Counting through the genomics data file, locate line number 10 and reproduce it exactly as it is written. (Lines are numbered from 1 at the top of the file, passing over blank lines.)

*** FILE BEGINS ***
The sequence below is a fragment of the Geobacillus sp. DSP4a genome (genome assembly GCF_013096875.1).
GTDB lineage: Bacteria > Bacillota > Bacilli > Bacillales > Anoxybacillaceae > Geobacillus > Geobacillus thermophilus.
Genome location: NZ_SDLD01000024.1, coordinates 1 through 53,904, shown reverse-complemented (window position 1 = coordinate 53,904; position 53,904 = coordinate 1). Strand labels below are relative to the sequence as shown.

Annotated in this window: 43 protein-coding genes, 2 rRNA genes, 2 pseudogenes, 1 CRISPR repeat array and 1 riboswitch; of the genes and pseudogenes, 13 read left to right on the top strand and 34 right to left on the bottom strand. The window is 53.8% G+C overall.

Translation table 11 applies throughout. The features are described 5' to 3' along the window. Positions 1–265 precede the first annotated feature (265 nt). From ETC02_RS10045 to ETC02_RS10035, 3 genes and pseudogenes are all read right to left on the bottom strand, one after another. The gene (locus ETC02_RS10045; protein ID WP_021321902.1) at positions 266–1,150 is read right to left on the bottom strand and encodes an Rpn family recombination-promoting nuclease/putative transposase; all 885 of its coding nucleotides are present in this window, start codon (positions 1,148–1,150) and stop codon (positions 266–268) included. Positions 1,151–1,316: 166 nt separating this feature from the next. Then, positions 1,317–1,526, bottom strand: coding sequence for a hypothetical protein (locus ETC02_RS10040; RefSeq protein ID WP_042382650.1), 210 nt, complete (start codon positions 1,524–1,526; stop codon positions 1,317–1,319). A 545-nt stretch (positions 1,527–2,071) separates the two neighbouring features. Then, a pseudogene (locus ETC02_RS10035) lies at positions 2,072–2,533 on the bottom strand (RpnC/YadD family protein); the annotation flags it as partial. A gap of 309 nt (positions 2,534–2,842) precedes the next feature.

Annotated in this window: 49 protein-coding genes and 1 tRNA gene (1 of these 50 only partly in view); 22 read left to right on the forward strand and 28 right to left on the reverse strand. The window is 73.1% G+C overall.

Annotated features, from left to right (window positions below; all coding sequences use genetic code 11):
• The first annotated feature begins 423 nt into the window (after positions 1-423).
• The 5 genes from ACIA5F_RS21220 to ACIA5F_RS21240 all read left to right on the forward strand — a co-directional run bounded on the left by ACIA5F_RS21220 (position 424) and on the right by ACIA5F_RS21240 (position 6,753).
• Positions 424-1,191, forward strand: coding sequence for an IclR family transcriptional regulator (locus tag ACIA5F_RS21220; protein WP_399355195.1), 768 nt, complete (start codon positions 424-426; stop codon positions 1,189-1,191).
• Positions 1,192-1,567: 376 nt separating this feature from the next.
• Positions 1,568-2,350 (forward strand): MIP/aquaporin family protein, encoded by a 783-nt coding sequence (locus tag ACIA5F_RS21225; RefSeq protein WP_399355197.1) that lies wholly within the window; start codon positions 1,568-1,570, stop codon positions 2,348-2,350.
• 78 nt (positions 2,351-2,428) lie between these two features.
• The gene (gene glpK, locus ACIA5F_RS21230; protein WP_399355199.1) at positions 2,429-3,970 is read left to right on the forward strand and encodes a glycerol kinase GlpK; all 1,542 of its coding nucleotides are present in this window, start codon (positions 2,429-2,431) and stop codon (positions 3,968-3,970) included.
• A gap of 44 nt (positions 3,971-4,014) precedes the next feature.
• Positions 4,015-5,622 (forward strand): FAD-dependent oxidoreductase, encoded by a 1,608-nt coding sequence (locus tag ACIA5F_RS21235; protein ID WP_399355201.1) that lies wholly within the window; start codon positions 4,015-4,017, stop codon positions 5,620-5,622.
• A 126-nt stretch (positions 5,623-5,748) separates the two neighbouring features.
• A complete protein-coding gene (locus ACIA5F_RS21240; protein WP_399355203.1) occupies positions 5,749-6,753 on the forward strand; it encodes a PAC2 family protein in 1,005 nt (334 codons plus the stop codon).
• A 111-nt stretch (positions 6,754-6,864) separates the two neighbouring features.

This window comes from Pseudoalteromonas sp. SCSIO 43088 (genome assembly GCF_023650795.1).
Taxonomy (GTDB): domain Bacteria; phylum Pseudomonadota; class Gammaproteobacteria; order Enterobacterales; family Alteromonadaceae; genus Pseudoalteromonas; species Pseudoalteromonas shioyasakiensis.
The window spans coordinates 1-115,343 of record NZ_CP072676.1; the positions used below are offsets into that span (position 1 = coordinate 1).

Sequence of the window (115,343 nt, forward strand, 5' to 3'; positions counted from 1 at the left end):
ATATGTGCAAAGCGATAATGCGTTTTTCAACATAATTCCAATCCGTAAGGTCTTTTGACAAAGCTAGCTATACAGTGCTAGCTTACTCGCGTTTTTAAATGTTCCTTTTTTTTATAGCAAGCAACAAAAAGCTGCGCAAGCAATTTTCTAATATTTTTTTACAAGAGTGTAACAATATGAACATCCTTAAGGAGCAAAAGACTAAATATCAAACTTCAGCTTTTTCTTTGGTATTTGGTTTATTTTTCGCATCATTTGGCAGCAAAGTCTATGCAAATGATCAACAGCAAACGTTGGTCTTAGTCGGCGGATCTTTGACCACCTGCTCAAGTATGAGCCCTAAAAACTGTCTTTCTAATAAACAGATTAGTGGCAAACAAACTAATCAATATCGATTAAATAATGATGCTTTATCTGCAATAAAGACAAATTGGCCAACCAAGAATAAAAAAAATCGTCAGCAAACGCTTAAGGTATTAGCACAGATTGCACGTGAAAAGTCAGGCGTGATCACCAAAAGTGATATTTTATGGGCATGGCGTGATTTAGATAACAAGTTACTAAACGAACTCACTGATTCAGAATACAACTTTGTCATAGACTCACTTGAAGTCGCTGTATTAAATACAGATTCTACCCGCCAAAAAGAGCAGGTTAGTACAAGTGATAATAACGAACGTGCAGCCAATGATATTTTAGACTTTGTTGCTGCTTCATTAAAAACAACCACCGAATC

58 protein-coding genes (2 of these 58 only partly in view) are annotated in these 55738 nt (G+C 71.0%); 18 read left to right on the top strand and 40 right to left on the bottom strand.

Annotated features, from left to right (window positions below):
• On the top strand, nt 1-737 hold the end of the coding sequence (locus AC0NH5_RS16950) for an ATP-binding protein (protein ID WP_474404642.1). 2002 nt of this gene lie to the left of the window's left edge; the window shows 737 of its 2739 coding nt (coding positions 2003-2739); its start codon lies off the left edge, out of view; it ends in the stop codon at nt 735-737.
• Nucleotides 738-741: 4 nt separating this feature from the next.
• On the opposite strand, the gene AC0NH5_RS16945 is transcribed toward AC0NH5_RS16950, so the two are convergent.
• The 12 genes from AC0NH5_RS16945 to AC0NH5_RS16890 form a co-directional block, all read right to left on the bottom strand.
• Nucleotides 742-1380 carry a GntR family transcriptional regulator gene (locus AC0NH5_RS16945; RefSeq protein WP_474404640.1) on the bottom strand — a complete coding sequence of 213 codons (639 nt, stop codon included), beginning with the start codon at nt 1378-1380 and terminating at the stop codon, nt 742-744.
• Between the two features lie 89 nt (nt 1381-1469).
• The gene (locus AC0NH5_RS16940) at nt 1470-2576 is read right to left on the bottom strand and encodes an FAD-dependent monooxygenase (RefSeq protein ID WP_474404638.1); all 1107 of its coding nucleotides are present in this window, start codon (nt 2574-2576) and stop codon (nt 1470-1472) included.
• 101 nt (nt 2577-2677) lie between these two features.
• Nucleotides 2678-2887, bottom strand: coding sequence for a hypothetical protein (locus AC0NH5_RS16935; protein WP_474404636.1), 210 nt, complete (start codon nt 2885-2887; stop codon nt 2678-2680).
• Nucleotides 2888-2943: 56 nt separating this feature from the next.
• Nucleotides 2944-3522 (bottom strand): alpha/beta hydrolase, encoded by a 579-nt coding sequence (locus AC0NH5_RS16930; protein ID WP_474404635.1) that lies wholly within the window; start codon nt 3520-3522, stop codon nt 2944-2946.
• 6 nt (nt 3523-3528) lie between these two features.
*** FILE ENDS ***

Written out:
• Positions 424-1,191, forward strand: coding sequence for an IclR family transcriptional regulator (locus tag ACIA5F_RS21220; protein WP_399355195.1), 768 nt, complete (start codon positions 424-426; stop codon positions 1,189-1,191).